Honey Bees, the awesome little critters that keep many plants on this earth growing. What would we do without these little wonders… It is certainly not something we want to ever happen, therefore there are thousands of people that have become assistants to these incredible creatures. We had the opportunity to meet one such family, that we are sure many of our Discover! friends may know… The Boyd Family! During our visit the Boyds had eighteen hives started. The number can fluctuate depending on the queen and the strength of the hive. By fall, many hives are combined in order to increase their chances of surviving throughout the winter. After suiting up, we visited a large hive first. After using the smoker to take a peak inside, Brandon’s first tid bit of information became very apparent! “Honey bees are called social animals because they live in colonies and rely on each other.” Within the hive, there is a division of labor among the various kinds of bees in the colony. A colony can include a queen, drones, and worker bees.
The Queen is the only bee in the hive that is sexually developed. She is the largest, and can be recognized by here elongated abdomen. She lives longer than all the bees in the hive. Some say she can live years and years, but she is most productive the first two years of her life.
The Drones are the male bees in the hive. Their job is leave the hive and to mate with a queen from another hive. They do not collect food or pollen, nor do they tend the babies. Sadly, in the winter time they are often kicked out of the hive because resources are scarce.
The Busy Workers
Workers are all girls! In a colony there could be as many as 50,000 to 60,000 bees! Worker bees pretty much work themselves to death. In the beginning of their lives they are nurse bees, then they graduate to field and scout bees. They also protect the hive and make comb. They are very busy, and live only about a month or less. In the winter, they can live longer.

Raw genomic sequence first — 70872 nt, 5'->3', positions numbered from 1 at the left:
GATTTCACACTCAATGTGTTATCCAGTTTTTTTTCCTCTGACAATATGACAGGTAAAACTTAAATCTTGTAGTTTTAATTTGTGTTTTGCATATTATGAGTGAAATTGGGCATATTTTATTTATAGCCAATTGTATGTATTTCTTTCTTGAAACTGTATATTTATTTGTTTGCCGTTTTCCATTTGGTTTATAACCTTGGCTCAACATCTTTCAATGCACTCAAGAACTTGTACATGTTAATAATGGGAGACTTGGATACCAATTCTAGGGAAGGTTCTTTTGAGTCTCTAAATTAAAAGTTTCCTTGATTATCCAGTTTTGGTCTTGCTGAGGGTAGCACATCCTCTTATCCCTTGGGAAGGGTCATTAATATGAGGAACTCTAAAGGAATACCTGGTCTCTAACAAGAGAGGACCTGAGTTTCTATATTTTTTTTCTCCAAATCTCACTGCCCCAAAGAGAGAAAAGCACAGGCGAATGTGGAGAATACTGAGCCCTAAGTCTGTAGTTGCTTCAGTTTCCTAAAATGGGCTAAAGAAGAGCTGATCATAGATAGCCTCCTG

The worker bees keep the hive at a steady temperature all year round with their wing flaps. They would like it to be 92-93 degrees.
Honey bees fly in a radius of about 3-5 miles from their homes to forage for flowers and food. Bees gather both nectar and pollen from flowers and trees. They bring the nectar back to the hive and regurgitate the nectar into a honey cell. Then through flapping their wings, the bees evaporate some of the liquid in the nectar until it is honey. Then they cap it with a thin wax cover and store it for later use.
Bees use pollen, which is really sticky, and combine it with nectar to make bee bread. They feed this bread to the baby bees.
Baby bees are called a brood.
Bees preform an essential act by moving pollen and nectar from one flower to another. They pollinate the flowers and trees which allows fruits and vegetables to be created and to grow. A hive can make 50-200 pounds of honey a year, and it takes over 150 trips to a flower or tree to make just one teaspoon of honey.
Hope you enjoyed our first blog post about bees. We are hoping there will be many more. Thank you Boyd family, we will check in with you again soon! Happy honey making Discover! friends!